TRENTON – Gov. Chris Christie’s office snapped back at the head finance officer for the Office of Legislative Services Thursday, saying there are too many unknowns to “jump to any conclusions” with the state’s economy.
“David Rosen has been persistently negative and persistently wrong about the state’s revenues, and his analysis today is no exception,” said Christie spokesman Michael Drewniak in a statement.
“At a time when we’re still confronting the severe devastation of Hurricane Sandy and just in the beginning of the rebuilding process, we’re still seeing income tax revenue exceeding projections, and anticipate a significant uptick in labor, building and the related sales activities,” he said. “There are far too many unknowns as our state begins to recover to jump to any conclusions that the sky is tumbling down on us or engage the Democrats’ desire in making this a partisan game.”
Rosen told Senate lawmakers the state is facing a $700 million shortfall, which he warned has the potential to jump significantly higher.
Rosen, who Christie once referred to as the “Dr. Kevorkian of numbers,” told Senate lawmakers Sandy could give the state a bounce in revenues during the rebuilding process. However, he warned the state will need “a spectacular revenue acceleration” to hit the administration’s budget targets.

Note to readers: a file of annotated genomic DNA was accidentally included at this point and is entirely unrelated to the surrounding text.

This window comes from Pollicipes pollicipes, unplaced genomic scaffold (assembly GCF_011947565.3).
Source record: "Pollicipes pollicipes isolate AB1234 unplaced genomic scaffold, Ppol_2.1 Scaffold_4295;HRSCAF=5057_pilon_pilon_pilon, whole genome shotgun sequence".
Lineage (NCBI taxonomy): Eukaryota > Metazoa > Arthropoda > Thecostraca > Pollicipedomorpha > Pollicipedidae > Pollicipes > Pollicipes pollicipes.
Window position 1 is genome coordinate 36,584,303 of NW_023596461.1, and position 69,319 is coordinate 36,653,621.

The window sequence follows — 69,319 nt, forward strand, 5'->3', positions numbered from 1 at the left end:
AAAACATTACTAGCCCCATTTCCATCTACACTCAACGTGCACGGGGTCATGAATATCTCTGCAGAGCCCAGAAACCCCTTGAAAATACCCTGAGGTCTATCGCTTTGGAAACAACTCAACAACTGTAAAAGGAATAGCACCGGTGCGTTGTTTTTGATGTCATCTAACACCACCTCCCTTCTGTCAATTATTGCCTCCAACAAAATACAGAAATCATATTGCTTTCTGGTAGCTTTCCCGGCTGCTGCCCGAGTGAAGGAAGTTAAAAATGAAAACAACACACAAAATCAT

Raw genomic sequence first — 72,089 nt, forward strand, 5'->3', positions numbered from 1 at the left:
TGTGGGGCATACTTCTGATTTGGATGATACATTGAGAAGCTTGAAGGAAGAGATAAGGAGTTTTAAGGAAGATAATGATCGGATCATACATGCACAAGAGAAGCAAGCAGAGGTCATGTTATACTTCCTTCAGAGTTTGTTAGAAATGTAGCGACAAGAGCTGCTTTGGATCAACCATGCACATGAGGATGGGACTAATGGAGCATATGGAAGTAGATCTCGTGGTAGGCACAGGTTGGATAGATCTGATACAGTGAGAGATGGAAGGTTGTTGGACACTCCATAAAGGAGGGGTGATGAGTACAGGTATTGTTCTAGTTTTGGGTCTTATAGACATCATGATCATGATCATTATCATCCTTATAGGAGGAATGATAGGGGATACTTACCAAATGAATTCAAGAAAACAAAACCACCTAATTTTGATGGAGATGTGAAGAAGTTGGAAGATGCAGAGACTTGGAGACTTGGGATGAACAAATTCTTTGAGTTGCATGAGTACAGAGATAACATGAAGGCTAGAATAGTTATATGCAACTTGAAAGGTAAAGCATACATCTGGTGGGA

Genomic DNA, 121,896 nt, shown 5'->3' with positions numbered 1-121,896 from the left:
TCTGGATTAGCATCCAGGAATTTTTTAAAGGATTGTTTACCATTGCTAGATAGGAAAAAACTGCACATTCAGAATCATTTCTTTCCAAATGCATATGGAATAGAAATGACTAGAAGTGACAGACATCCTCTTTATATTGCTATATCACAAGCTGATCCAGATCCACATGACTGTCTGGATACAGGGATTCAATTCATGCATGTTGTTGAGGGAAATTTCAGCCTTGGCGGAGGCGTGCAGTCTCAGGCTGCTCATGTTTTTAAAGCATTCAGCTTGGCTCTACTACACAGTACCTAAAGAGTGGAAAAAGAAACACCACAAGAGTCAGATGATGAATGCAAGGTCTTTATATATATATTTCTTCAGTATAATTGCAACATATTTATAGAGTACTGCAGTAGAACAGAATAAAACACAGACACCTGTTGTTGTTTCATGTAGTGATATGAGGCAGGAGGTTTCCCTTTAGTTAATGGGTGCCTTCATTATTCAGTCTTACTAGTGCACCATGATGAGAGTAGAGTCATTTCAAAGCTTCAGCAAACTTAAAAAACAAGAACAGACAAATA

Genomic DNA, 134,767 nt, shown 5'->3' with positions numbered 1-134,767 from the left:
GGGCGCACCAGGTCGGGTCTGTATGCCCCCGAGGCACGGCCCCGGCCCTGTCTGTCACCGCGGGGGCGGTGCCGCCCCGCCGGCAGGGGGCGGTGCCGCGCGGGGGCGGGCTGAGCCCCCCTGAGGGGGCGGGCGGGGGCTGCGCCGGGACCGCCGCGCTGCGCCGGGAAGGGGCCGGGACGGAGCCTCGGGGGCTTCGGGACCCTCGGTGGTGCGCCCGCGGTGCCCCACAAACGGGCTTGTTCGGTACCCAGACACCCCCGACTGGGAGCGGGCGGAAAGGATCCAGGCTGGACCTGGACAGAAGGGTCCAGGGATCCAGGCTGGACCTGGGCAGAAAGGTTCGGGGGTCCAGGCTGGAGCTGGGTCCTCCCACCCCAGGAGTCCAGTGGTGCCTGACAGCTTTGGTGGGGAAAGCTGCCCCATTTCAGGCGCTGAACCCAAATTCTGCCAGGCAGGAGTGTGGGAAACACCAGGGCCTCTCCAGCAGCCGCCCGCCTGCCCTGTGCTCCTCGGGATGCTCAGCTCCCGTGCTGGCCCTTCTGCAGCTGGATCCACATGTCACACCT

State revenues would need to grow by nearly 12 percent over the remaining seven months of Fiscal Year 2013, he said.
A former administrator and a former shop foreman at the Passaic Valley Sewerage Commission were convicted at trial today of charges that they directed subordinate employees to complete repairs or improvements at private homes while on-duty for the PVSC, according to Acting Attorney General John J. Hoffman.Read More >
Days Since Last Christie Press Conference (Jan. 9)
Greenstein versus Watson Coleman in Princeton PRINCETON – When Princeton Community Democratic Organization (PCDO) Chairman Jim Durbin announced a second ballot runoff tonight and the losers headed for the back of the room, he alerted committee members to the names of the two surviving competitors. But people already...
BY JEFF BRINDLE Anytime now, the U.S. Supreme Court will render a decision in McCutcheon v. FEC. And while reformists may not like it, the high court is likely to allow national parties to raise far more money. That could strengthen them... Read More >
"The governor has allowed political cronyism to continue and even flourish, rather than stamp it out, with some of his closest confidants enriching themselves through millions of dollars in state contracts, and legal and lobbying fees, an Asbury Park Press review of thousands of pages of campaign, lobbying and contracting documents found."- The Asbury Park Press
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